Global Macroeconomic Review

The recent global economic outlook by the International Monetary Fund (IMF) forecasted the global economic growth rate at 3.10% y/y for 2024, which was an upward revision from 2.90% estimated in October 2023.  Also, the IMF included 2025 projection, estimating a global growth rate of 3.20% y/y. The IMF’s prediction was anchored on the persistent disinflation and steady growth which recedes the possibility of a hard landing.

The IMF estimated a growth rate of 2.50% in 2023 for the US economy. However, the preliminary estimate showed that the US economy grew at 3.3% in Q4’2023 (Est. 2.00%) from 4.90% in Q3’2023 with slowed consumer spending but accelerated exports. Furthermore, the US Non-farm payroll added 353k jobs in January, higher than market expectation and the preceding data, with unemployment rate staying at 3.70%, lower than 3.80% estimate.

Considering the trend in consumer prices and economic resilience amongst other pointers, the Federal Reserve maintained a restrictive stance on interest rates with a less dovish tone. The proposed 75bps cut by the Feds would be expected to take effect much later into the year.

In the United Kingdom and Euro Area, the IMF expect a GDP growth rate of 0.5% for both regions in 2023, and 0.60% (UK) and 0.9% (Europe) in 2024.  Nevertheless, the economy continued to embrace the full impact of the aggressive policy tightening.

On the inflation front, monthly core inflation in the United Kingdom increased sharply by 0.6% in December 2023 from -0.3%, while yearly core inflation remained unchanged at 5.10%, slightly above 4.90% market estimate. In the Euro Area, core inflation fell to 3.30% y/y in January, from 3.40% y/y in December.

Elsewhere, IMF expect China’s economy to grow at 5.20% and 4.60% in the year 2023 and 2024, respectively. However, China’s GDP growth rate was reported at 5.20% y/y in the last quarter of 2023, lesser than 5.30% estimate and 3.00% in 2022.

 Also, consumer prices have consistently declined, with January’s CPI falling by 0.80% y/y from -0.30% y/y in December 2023, marking the fourth consecutive deflation and the longest streak since October 2009. Core consumer prices, increased by 0.40% y/y in January, the softest rise since June 2023, after a 0.6% gain in the prior three months.

Domestic Macroeconomic Review

In December, Nigeria’s inflation increased at 28.92% y/y, up from 28.20% in November 2023, contributing an additional 0.72 percentage points and surpassing Bloomberg’s estimate of 28.60%. In addition, Food inflation also increased to 33.93% y/y from 32.84% y/y in November, while core inflation (i.e excluding food and energy items), grew at 23.06% y/y in December, surpassing the 22.38% y/y recorded in November, as reported by the National Bureau of Statistics (NBS).

Outlook: Considering the current economic situation, inflation is not expected to cool in the interim because the key drivers of upward price pressures namely: Import-driven inflation, poor infrastructures, high energy cost, distribution-driven issues partly linked to insecurity and bad road networks have not been properly addressed. However, we continue to assess & reassess the policies targeted to solve the inflation problem and knock-on impacts in that regards.

Foreign Exchange Market –Naira devaluation persists amid demand pressures; Gross FX reserves improves

In the past month, the Naira faced a c.21.34% devaluation at the parallel market, closing at $/₦1,516 due to increased demand from various sectors. The official market maintained a range of $/₦800-1000 before a “technical” devaluation to $/₦1,400. This narrowed the spread between official and unofficial rates. NAFEM depreciated by 37.68% to $/₦1,455.59, while NAFEX closed at $/₦1,480.16, a 35.70% depreciation. Gross FX reserves rose by c.$440 million to $33.35 billion, this is in addition to the Central Bank clearing over $2 billion forward obligations. Brent crude eased to $82 per barrel amid market caution and anticipation of the US Federal Reserve’s decision.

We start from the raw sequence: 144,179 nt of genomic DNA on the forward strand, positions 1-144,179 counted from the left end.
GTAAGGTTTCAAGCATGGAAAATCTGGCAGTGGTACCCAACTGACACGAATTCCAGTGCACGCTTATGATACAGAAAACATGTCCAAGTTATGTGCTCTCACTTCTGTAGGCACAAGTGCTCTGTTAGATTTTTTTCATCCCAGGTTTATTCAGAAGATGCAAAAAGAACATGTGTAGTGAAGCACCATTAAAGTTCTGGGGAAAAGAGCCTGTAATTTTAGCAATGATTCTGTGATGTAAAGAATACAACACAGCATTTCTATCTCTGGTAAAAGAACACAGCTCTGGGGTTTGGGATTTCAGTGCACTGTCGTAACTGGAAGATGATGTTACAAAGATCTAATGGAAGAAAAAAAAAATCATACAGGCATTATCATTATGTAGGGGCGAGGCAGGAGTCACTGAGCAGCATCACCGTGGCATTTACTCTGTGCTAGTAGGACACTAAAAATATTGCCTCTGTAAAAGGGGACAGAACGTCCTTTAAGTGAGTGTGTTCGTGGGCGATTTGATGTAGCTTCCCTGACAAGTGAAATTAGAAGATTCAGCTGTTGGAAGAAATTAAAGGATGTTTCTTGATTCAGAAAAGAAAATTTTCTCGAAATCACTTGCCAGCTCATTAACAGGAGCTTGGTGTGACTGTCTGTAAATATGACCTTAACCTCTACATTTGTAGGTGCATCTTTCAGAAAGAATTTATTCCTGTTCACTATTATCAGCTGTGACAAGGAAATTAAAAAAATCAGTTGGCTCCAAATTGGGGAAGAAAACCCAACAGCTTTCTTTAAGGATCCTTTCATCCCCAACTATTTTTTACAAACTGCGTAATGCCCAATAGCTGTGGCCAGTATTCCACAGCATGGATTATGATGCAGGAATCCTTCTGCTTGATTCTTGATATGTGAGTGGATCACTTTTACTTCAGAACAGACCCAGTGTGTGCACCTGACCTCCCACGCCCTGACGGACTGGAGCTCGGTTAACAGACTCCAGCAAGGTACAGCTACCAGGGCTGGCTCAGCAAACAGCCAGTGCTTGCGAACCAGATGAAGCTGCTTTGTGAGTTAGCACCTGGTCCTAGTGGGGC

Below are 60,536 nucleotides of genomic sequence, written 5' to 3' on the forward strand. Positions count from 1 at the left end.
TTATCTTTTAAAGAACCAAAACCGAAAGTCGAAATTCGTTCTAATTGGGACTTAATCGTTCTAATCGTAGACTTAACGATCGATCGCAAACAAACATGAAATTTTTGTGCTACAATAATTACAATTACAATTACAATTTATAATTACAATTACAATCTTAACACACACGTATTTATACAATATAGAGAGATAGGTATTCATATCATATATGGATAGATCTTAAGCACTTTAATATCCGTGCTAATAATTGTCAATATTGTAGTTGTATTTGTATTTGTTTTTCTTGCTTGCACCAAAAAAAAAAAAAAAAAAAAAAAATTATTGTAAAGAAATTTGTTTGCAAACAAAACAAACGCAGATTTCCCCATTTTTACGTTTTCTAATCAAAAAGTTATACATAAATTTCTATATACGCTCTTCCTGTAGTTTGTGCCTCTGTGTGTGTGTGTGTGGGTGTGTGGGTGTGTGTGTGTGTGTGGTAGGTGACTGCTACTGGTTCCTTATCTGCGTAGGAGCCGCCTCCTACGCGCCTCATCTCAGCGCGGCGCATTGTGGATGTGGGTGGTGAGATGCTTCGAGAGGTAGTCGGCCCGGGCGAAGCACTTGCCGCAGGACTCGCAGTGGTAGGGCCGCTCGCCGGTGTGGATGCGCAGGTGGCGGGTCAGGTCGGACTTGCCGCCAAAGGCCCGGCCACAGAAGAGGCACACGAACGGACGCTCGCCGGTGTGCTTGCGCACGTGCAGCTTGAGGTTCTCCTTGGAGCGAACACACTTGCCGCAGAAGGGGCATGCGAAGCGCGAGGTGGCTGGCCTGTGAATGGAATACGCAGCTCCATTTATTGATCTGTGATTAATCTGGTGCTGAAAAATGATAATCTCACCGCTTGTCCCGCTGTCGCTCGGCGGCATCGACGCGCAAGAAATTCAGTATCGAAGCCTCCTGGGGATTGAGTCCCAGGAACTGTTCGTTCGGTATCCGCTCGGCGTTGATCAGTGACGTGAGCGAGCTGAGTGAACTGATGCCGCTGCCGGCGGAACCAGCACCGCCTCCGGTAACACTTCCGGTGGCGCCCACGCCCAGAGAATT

Outlook: We expect Naira to gradually strengthen against the dollar, backed by recent CBN initiatives like harmonizing reporting requirements on Banks’ Foreign Currency exposures, removing allowable limit on Exchange rates by Money Transfer Operators, and revising International Money Transfer Service Guidelines in Nigeria.

Money Market Review  – Liquidity contraction, rate hike anticipation, and MPC meeting calendar unveiled.

In the first few days of the month, ample liquidity prevailed due to delayed crediting of the previous month’s FAAC inflows. However, approaching mid-month, liquidity contracted, prompting many Deposit Money Banks to resort to the CBN’s repo market for funding.  The tight liquidity resulted from various CBN OMO auctions and intermittent CRR debits. Bond coupons and FAAC inflows failed to alleviate the liquidity crunch.

Specifically,  January’s average system liquidity sharply declined from ₦201.69 billion to ₦56.70 billion. Nevertheless, the average Open Repo Rate (OPR) and Overnight Rate (OVN) settled at 16.49% and 17.56%, respectively, compared to the previous month’s 17.25% and 17.95%. Notably, the CBN’s MPC, under Governor Olayemi Cardoso, announced that the first meeting of 2024 will take place on February 26 and 27, also hinted at a substantial rate hike to align market rates with prevailing inflation. The MPC also disclosed the schedule for the remaining 6 meetings in the year.

Outlook: We anticipate continued money market tightening, driven by recent CBN circulars, especially the Cash Reserve Requirement (CRR) Framework Implementation Guidelines. We expect upward pressure on interbank rates as the CBN aggressively absorbs excess liquidity. The estimated liquidity for the month: ₦712.57 billion from OMO and NTB maturities, and ₦113.59 billion from FGN bond coupons.